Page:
3. You Help Shape Students’ Academic Success

As any former student is well aware, success in school doesn’t just mean access to quality materials – it means having a great teacher as well. As the head of your own classroom, you have the potential to help your students exceed learning outcomes, get interested in new material and get motivated for future success. A good teacher helps students pass standardized tests; a great teacher helps students develop critical thinking skills that will serve them for years to come. If you’re driven by a desire to help foster creative thinking and practical skills in your students, you’ve got what it takes to make a big impact on your students’ academic performance not just in this school year, but potentially for the future as well. After all, a great experience in your classroom could change their entire outlook on academics and shape their future trajectory!
Education is essential for shaping the next generation, and working as an educator comes with a surprising roster of perks. If you’re invested in molding tomorrow’s citizens, teaching could be the perfect career for you.

360 Magazine, Ahmaud Arbery, Politics

So You Want a Career in Journalism?

Journalism is an exciting, fast-paced, and interesting career where no two days are the same. Journalists can work for newspapers, TV stations, websites, magazines and radio stations. Most of the time, the best way to get into a career as a journalist is to earn a relevant degree, although you might be able to get into the field through an apprenticeship. If you’ve decided that a career in journalism is a good fit for you, here’s the experience and qualifications you’ll need to beat the competition. 

Qualifications:

There are two common routes into journalism, which include earning an undergraduate journalism degree, or taking an undergraduate degree in a different subject, followed by a master’s degree in journalism. You can search journalism courses at University Compare; a website where you can look at all the different degree options available, where to study them, and the differences between them. When you choose where to do your degree from this list, make sure that you opt for a course that is NCTJ (National Council for the Training of Journalists) accredited if you want to eventually work for a news organisation based in the UK. You can also choose a degree with an area of specialisation, such as newspaper journalism, multimedia journalism, or broadcast journalism.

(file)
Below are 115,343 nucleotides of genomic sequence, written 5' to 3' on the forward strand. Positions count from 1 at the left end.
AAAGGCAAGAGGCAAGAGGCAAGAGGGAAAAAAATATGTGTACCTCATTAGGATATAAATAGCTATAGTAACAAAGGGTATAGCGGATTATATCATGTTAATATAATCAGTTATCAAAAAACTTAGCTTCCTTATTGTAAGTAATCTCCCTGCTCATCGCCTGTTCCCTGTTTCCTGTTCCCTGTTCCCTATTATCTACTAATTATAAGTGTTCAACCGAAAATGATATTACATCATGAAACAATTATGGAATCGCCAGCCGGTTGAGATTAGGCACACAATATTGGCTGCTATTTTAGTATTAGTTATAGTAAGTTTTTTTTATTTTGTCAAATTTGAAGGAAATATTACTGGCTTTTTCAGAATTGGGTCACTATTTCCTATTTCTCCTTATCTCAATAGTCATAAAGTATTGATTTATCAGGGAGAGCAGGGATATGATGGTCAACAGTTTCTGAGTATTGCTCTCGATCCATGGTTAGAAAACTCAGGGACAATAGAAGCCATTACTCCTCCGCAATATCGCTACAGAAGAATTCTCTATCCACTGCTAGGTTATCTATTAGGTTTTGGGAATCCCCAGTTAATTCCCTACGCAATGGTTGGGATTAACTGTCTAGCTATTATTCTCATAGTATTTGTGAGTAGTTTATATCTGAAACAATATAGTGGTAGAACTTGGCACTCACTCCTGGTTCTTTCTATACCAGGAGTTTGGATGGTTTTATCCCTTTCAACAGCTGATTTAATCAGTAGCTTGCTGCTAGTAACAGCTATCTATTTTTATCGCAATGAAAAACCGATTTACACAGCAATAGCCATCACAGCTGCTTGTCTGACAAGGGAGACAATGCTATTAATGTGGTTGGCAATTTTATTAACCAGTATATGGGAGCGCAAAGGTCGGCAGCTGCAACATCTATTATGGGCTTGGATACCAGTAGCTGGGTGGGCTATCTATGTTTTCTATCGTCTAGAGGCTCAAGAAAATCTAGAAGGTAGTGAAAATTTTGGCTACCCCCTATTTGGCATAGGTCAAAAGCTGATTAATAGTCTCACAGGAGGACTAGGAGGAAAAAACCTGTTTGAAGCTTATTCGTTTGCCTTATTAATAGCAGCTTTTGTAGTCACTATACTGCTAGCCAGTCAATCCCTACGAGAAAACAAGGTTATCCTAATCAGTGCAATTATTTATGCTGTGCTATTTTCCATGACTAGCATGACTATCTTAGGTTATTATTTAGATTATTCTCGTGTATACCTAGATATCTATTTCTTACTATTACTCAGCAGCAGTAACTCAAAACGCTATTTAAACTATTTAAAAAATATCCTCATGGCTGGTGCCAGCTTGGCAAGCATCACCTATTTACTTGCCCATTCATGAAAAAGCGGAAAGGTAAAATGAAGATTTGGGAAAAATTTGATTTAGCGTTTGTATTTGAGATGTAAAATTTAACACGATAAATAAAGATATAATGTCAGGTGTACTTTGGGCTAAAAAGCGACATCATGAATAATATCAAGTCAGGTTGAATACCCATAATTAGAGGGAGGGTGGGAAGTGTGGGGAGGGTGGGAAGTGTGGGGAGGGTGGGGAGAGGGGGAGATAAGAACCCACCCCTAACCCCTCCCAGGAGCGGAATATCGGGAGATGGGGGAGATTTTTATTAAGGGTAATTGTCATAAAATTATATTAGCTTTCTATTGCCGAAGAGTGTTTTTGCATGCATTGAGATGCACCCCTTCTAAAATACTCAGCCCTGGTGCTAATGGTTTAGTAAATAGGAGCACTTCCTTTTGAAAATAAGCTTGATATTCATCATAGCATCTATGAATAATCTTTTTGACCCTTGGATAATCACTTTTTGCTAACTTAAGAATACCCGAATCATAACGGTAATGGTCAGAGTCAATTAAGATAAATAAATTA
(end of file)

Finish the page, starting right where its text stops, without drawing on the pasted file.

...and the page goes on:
Blogging:

While studying for your degree in journalism, using your spare time to start a blog can be a great way to get relevant experience in your career and make valuable connections that will help you when looking for work in the future. A strong blog and a large Twitter following will help you get noticed by potential employers who are looking for new hires that have a solid understanding of online journalism. And, many postgraduate degree courses will expect applicants to have blogging experience and an active Twitter account with a large following, so this will be extremely helpful if you want to go on to get a master’s in journalism in the future. 

Choosing the Right University:

Most universities in the UK will offer a course in journalism, but not all of them are created equal. Along with making sure that you are only applying to NCTJ accredited courses, you might want to consider other accreditations, such as the BJTC (Broadcast Journalism Training Council) if you are considering a career in radio journalism. You should also look at the facilities, reputation, teaching staff, course content, and where journalism graduates from a particular university go on to study further or work. Bear in mind that journalism graduates who have a wide range of skills tend to have more options in the job market, so it’s worth considering a course that teaches extra skills such as data journalism, financial reporting, or video production. 

Getting Work Experience:

While there will be plenty of opportunities for you to get valuable work experience as you study, the experience that matters the most is that you get after graduating. Typically, your first job will be working as a junior reporter, covering any stories that are allocated to you. Generally, these jobs are long-term contracts rather than short-term, which is great if you’re looking for a position with plenty of security, which isn’t always the case when working in the media. However, starting salaries are low, so you might want to consider freelancing for more than one news organisation, something that will become more accessible to you as you build up your experience and contacts. 

Working as a journalist is a very exciting career choice. Finding the right university and course to study, however, is just the beginning; start focusing on building your network and experience as early as possible. 

Nicholas Johnson × Princeton

After 274 years, Princeton names Nicholas Johnson as their first Black Valedictorian. Before the Canadian heads off to MIT for grad school, both Michelle Obama and Oprah congratulate him via social media for his recent accomplishments.

(Photo by Lisa Festa)